Impossible

Comedy, Magic
  • 3 out of 5 stars
  • 3 out of 5 stars
(18user reviews)
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 (© Helen Maybanks)
1/5
© Helen Maybanks

Ben Hart

 (© Helen Maybanks)
2/5
© Helen Maybanks

Josephine Lee

 (© Helen Maybanks)
3/5
© Helen Maybanks

Josephine Lee

 (© Helen Maybanks)
4/5
© Helen Maybanks

Jonathan Goodwin

 (© Helen Maybanks)
5/5
© Helen Maybanks

Magical Bones

This old school magical extravaganza returns

No doubt magic has come a long way since the days when Copperfield and Daniels were household names, but there’s little in the way of supporting evidence in this behind-the-times hodgepodge of spectacle and trickery. That’s not to say returning West End extravaganza ‘Impossible’ doesn’t have its ‘wow’ moments, just that the familiar-feeling routines played out by its line-up of wise-cracking men and mostly silent women don’t deliver much you won’t have seen before.

The format has been adjusted for modern attention spans, at least – seven performers share the stage, whose acts range in tone drastically, with no cohesive theme uniting them. One minute whimsical, Derren Brown-ish mentalist Chris Cox is making dodgy knob gags (in between some impressive mind-reading stunts), the next daredevil Jonathan Goodwin is hanging upside down in a flaming strait-jacket.

Easily the weakest link is ‘Britain’s Got Talent’ winner Lance Corporal Richard Jones, whose close-up card tricks may work on Saturday-night TV, but in a West-End stage show simply get dwarfed among the bigger, flashier set-pieces. Recognisable though his face may presumably be, his presence feels clumsily tacked-on.

Still, though the format is clunky and the tricks well-worn, the fact remains that if you’re not somehow awed, impressed or at least surprised by the sight of a blindfolded man crossbow-ing balloons off of someone’s head, or a terrified volunteer being apparently teleported across stage, you’ve presumably been through some very difficult shit. As a great man once said, you’ll like it – not a lot, but you’ll like it.

By: David Clack

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Average User Rating

3.4 / 5

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Staff Writer

I have always waited for a show that will usurp the magic I saw in a theme park in the south of France when I was a child. A piglet LITERALLY disappeared in front of my eyes. close up, no table clothes, no set, nothing. Where did it go? 


Sadly this show did not measure up to that, I could see the fake legs and and thumbs where the handkerchiefs went - I was sat on the front row so not a lot got by me. However, I did enjoy the show overall. The spectacle of making a convertible disappear when my friend had been brought on stage to witness it was impressive. He now thinks he is in the Magic Circe and wont tell me how it was done!


Some of the tricks were properly impressive especially those that we did ourselves in the audience. Overall I would say go and be entertained in that old fashioned variety night way and try your best to suspend your disbelief. Oh and don't sit in the front row.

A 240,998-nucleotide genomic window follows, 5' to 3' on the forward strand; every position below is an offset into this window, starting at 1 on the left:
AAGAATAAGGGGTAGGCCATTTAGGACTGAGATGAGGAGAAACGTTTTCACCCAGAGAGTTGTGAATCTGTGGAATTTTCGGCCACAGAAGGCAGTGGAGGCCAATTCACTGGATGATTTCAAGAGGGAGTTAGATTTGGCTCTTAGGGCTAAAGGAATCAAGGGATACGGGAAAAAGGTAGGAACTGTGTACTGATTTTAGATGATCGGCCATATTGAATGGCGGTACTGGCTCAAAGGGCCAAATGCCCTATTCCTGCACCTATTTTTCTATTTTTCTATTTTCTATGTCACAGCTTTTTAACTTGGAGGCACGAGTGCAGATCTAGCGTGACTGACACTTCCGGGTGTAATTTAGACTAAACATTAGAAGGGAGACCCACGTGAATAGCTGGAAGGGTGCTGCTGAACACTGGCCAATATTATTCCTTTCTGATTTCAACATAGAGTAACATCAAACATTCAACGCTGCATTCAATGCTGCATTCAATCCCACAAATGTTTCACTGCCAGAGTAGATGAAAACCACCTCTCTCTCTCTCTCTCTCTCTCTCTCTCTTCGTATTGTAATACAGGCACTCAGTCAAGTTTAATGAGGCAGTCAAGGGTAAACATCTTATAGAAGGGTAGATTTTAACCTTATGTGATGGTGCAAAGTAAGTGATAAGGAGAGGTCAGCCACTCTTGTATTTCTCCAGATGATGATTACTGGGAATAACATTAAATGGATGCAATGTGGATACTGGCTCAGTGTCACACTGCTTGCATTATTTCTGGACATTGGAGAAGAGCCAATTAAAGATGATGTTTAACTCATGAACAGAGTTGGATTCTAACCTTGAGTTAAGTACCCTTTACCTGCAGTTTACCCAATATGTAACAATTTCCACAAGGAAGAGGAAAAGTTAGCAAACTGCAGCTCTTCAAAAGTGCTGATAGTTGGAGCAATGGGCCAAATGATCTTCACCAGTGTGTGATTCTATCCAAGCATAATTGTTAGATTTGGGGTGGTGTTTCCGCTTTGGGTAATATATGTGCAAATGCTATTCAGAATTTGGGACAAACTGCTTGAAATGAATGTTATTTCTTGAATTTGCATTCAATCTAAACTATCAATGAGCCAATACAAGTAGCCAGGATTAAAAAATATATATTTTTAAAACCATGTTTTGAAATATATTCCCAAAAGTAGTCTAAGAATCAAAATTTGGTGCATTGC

Tastemaker

As a child, it was always my dream to watch a live magic show and I wish Impossible had made me feel like that kid again, eyes and mouth open in awe of the tricks and sorcery.


A lot of the tricks performed felt dated and predictable - from the 'Saw a Man in Half' to the 'Straight Jacket in Water' act. From someone who grew up watching any magic show I could find, the tricks failed to astound me. Sabine reminded me of something from a Las Vegas cabaret show with the unnecessary strobe lighting and dramatic music, which did not distract us from the fact that her act was just odd.


With regards to Lance Corporal Richard Jones, I am not entirely sure how he won BGT, considering his card tricks wouldn't be out of place in a school playground and he even managed to mess one of them up! Despite him supposedly being the biggest act of the night, it was thoroughly disappointing.


However, some tricks left me questioning (still to this day) 'how?'. Chris Cox's energetic mind reading acts were entertaining and kept the whole crowd engaged as he bounded around on stage like a hyperactive pet dog that had eaten lots a bag of Skittles. Magical Bones; the break dancing magician was a little cheesy at times but it worked to his advantage whilst adding a modern spin to his tricks. 


For the price, it's good value for money and great for kids, and only sit near the front if you love a bit of audience participation!

tastemaker

There was a bit of deja vu in this year's Impossible show with 40% repeated from 2015. Once again Ben Hart performed a creative piece against a whimsical setting. I do love his routines to music. Chris Cox amazed with his "Q&A" mentalism though he does appear as if he's finished all the red Smarties before coming on (totally hyper). Jonathan Goodwin was breathtaking once again but would have been cool to see one new stunt for 2016. Still he provided a great break of magic when he was on stage whilst freaking the audience out.